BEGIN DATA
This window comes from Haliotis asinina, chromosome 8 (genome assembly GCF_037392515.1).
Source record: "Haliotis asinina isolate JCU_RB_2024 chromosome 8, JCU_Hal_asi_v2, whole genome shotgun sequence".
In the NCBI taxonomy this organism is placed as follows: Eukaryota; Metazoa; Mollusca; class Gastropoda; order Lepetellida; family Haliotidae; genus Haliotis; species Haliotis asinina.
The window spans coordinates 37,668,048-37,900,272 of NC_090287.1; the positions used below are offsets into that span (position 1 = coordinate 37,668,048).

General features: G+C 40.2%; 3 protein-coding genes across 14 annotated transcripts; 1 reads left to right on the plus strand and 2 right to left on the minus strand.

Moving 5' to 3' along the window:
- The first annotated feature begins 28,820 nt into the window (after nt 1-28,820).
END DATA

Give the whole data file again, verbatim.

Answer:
This window comes from Haliotis asinina, chromosome 8 (genome assembly GCF_037392515.1).
Source record: "Haliotis asinina isolate JCU_RB_2024 chromosome 8, JCU_Hal_asi_v2, whole genome shotgun sequence".
In the NCBI taxonomy this organism is placed as follows: Eukaryota; Metazoa; Mollusca; class Gastropoda; order Lepetellida; family Haliotidae; genus Haliotis; species Haliotis asinina.
The window spans coordinates 37,668,048-37,900,272 of NC_090287.1; the positions used below are offsets into that span (position 1 = coordinate 37,668,048).

General features: G+C 40.2%; 3 protein-coding genes across 14 annotated transcripts; 1 reads left to right on the plus strand and 2 right to left on the minus strand.

Moving 5' to 3' along the window:
- The first annotated feature begins 28,820 nt into the window (after nt 1-28,820).